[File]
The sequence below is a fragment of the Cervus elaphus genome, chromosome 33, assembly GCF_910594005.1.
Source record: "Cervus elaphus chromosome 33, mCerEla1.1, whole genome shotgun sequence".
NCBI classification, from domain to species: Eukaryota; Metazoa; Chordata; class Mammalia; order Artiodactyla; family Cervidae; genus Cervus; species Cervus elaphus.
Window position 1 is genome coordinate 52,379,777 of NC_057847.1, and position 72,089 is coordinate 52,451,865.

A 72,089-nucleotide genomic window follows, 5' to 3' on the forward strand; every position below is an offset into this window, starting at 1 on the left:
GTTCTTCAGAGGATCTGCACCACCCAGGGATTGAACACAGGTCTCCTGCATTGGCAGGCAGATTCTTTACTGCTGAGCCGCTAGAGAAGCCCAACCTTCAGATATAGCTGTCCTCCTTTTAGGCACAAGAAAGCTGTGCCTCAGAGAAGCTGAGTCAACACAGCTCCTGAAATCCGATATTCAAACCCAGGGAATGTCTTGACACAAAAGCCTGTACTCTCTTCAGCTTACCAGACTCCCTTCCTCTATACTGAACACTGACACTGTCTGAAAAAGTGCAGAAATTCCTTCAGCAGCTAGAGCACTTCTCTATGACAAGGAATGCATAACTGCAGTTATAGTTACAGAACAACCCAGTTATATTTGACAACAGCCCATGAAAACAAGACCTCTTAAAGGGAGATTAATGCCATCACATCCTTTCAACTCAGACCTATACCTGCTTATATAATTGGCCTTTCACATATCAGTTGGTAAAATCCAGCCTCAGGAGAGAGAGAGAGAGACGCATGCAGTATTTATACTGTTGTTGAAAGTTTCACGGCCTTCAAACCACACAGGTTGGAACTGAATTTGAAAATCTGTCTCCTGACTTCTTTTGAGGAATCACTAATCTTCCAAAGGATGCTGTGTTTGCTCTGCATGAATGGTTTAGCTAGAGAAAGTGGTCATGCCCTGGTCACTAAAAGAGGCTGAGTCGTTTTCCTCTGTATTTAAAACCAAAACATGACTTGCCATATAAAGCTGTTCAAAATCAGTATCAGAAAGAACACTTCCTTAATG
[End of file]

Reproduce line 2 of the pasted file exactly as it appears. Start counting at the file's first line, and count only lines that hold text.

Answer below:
Source record: "Cervus elaphus chromosome 33, mCerEla1.1, whole genome shotgun sequence".